Women, Art, and Society
This acclaimed study challenges the assumption that great women artists are exceptions to the rule who transcended their sex to produce major works of art. While acknowledging the many women whose contributions to visual culture since the Middle Ages have often been neglected, Whitney Chadwick's survey reexamines the works themselves and the ways in which they have been perceived as marginal, often in direct reference to gender. In her discussion of feminism and its influence on such a reappraisal, the author also addresses the closely related issues of ethnicity, class, and sexuality.
This expanded edition incorporates recent developments in contemporary art. Chadwick addresses the turn toward autobiography in much recent women's art. She considers issues such as the personal versus the political and the private versus the public, and analyzes the differences between women's art today and the seminal feminist work of the 1970s and 1980s.
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Art History and the Woman Artist
one The Middle Ages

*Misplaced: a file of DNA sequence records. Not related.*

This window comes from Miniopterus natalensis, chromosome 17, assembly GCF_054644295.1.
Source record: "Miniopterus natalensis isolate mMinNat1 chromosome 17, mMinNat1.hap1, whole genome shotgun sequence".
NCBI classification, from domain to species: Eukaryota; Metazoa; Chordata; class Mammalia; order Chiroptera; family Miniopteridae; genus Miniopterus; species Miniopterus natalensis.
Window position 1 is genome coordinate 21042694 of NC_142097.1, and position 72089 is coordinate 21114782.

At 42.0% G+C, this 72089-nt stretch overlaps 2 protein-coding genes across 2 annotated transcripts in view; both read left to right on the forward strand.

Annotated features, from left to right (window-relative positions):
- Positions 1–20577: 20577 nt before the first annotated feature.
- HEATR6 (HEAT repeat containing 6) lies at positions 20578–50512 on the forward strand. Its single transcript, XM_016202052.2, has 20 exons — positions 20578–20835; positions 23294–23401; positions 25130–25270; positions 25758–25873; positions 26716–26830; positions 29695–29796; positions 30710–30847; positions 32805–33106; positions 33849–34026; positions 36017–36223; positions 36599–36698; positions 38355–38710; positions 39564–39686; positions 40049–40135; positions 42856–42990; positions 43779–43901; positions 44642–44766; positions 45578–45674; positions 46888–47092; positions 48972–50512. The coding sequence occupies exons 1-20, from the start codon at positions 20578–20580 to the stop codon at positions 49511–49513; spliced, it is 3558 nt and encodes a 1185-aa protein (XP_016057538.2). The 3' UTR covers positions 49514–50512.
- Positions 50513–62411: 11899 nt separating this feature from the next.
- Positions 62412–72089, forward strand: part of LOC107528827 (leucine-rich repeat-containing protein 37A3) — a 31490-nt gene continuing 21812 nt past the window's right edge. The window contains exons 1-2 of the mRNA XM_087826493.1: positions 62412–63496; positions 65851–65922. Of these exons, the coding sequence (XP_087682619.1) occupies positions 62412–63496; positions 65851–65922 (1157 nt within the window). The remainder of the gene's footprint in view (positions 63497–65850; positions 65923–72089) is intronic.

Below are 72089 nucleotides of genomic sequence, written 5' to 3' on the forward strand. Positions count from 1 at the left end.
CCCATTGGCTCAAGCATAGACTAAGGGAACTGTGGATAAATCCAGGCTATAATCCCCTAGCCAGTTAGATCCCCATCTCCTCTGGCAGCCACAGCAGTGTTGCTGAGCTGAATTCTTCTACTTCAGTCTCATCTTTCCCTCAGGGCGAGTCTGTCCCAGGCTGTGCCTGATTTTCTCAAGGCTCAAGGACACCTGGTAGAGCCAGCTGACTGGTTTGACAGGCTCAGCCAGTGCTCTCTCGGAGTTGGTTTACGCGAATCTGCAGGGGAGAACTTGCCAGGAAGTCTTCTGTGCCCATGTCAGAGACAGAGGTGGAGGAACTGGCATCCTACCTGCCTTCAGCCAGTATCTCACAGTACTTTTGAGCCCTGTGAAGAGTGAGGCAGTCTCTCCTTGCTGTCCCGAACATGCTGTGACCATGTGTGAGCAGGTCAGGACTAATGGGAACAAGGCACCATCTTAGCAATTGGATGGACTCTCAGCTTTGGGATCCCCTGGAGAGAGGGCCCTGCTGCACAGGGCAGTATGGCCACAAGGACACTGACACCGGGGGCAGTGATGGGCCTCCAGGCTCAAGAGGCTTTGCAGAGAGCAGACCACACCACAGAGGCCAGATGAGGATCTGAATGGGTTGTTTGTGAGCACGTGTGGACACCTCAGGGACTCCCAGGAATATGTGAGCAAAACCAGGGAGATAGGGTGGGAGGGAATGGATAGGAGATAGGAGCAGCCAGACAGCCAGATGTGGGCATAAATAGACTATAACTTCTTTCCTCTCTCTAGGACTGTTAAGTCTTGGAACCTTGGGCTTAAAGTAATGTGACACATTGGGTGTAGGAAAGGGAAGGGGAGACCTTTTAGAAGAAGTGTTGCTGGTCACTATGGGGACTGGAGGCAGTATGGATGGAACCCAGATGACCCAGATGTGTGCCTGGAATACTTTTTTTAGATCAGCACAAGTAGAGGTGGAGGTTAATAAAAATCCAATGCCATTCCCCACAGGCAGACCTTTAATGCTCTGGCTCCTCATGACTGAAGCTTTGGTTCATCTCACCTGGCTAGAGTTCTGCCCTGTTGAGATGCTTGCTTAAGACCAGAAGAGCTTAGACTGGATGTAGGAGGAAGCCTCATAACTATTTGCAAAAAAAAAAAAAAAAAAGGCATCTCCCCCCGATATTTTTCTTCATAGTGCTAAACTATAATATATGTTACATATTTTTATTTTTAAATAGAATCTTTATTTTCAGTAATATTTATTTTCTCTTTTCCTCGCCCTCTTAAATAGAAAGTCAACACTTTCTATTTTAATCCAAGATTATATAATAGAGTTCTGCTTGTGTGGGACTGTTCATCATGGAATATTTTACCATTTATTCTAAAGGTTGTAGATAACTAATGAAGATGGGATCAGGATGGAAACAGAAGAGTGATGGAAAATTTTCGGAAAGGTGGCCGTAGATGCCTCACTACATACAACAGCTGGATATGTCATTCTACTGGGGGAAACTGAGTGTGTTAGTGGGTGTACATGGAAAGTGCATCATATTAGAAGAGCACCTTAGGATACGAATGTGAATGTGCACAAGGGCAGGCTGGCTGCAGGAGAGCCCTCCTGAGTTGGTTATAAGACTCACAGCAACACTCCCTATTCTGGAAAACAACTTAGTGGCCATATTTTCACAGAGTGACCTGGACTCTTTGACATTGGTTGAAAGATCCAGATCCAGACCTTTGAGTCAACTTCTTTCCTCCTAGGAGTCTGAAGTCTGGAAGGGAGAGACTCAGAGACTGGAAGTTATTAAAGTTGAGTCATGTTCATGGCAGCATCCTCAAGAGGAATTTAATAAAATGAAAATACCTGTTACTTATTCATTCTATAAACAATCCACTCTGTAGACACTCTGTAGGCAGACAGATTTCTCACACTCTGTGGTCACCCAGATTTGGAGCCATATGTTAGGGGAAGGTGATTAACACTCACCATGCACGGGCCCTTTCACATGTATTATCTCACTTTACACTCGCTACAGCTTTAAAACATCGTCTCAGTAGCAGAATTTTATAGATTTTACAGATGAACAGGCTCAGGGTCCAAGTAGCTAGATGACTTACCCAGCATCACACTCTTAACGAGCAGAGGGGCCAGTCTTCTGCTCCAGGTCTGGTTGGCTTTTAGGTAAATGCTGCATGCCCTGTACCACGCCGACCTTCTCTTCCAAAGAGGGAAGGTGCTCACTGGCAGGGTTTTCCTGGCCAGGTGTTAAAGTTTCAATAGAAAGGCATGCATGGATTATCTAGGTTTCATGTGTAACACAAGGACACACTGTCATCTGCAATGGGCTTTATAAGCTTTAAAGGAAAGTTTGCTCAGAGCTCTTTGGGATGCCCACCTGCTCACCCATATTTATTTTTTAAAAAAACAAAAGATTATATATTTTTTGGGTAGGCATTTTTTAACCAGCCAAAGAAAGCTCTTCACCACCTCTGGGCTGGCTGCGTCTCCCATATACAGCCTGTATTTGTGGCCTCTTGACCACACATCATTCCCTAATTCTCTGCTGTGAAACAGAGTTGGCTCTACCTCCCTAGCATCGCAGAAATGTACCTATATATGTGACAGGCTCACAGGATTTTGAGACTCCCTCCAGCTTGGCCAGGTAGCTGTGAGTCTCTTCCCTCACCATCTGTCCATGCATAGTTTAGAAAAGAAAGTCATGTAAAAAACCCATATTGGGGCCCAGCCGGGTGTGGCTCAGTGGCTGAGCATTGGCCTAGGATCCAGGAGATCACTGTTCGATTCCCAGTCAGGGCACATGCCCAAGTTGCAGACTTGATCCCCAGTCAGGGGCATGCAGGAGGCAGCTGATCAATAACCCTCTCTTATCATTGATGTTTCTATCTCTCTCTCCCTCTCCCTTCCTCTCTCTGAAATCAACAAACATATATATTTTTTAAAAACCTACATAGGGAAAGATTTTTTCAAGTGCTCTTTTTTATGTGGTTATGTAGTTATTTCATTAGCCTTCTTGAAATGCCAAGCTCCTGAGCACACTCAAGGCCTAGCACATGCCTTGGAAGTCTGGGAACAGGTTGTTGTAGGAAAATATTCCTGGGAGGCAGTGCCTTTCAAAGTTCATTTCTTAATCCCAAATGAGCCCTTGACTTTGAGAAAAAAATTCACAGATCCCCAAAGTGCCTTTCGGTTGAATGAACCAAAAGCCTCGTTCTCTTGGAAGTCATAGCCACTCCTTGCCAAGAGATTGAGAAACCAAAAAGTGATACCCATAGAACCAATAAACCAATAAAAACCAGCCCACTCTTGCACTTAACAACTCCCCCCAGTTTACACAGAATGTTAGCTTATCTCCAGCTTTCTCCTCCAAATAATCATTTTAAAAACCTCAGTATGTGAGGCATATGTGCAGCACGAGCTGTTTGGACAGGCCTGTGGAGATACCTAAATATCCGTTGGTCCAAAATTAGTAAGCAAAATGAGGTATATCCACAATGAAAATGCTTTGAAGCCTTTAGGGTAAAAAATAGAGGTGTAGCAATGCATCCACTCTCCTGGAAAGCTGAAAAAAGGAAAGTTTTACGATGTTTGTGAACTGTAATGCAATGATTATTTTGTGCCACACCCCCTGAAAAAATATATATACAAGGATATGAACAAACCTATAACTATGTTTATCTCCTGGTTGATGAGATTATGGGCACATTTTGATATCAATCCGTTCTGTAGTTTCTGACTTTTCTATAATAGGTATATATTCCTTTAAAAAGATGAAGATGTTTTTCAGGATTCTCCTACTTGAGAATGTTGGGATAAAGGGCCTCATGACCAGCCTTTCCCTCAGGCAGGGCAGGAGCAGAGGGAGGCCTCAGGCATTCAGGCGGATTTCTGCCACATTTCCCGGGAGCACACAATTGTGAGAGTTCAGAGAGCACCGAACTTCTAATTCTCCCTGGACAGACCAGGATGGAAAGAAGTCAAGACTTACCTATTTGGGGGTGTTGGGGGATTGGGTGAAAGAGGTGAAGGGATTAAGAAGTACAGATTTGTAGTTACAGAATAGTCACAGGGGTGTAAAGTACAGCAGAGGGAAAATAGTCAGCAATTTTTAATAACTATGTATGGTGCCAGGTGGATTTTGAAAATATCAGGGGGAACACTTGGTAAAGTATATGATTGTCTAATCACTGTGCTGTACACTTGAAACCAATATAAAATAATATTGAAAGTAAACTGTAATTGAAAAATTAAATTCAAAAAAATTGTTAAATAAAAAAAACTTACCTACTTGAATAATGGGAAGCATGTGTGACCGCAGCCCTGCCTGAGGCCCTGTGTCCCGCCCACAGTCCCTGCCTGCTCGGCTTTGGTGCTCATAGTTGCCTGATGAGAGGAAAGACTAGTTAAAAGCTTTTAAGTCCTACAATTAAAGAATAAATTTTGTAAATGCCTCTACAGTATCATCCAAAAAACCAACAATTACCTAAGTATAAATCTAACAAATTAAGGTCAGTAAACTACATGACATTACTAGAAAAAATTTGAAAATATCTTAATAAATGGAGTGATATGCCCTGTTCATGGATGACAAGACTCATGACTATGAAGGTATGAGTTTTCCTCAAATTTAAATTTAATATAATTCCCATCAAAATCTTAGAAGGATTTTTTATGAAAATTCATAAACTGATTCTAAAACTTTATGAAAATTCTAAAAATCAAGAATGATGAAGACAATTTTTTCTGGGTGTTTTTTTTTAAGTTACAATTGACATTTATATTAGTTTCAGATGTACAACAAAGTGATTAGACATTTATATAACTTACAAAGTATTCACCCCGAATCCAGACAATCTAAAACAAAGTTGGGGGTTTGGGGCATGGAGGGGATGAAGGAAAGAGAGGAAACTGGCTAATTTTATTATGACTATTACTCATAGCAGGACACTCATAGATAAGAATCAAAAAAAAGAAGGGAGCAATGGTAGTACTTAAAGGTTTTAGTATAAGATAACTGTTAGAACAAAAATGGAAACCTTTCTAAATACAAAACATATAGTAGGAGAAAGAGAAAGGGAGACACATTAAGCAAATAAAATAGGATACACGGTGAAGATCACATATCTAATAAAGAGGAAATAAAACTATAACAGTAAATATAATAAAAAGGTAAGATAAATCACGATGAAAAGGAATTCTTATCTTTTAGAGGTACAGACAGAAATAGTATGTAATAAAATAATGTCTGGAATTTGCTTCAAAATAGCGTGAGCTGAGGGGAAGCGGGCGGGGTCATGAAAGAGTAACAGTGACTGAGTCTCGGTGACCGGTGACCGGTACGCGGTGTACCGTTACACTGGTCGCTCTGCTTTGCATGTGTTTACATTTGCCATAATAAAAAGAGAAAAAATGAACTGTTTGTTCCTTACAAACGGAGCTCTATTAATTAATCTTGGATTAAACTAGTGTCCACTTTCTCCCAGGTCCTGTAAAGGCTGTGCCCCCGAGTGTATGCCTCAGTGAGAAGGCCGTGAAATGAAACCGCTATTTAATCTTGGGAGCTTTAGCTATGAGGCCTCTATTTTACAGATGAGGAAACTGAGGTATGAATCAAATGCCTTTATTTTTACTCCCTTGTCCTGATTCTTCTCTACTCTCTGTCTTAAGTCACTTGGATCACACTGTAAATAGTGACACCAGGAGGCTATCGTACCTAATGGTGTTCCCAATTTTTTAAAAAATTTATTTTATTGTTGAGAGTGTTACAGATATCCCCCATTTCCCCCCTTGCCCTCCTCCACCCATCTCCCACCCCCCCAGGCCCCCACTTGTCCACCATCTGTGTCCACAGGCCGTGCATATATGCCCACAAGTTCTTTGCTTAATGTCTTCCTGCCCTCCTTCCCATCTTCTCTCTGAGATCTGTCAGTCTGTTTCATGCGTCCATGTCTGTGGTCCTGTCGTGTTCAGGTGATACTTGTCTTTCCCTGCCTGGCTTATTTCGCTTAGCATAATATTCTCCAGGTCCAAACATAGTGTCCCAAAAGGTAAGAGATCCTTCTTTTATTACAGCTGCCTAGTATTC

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abstract Abstract Expressionism Academy active American Ameruan Anguissola Anne Art History Art Jouinal voL became Betye Saar Biennale Bologna Cassatt challenge color Contemporary Art conventions critical Cuhure cultural daughter decorative Delaunay domestic drawing dress Dutch early Edmonia Lewis embroidery European Eva Hesse exh cat exhibition explore Faith Ringgold female body femininity feminism feminist art Fennmst figures Florence flower forms Gallery gender Gentileschi guild historians history painting Hosmer ideal identified identity ideology imagery images included installation issues Judith Leyster labor Lavinia Fontana lesbian lives London Louise Bourgeois male Maria Mary medieval middle-class movement Museum nature needlework nineteenth century nude number of women painter painting Paris photographs political Portrait produced quote Rachel Ruysch reform relationship Renaissance representation role Rome Rosa Bonheur Royal Salon sculpture Self-Portrait seventeenth century sexual difference social Sofonisba Anguissola style theme tion tradition Vigee-Lebrun visual woman women artists York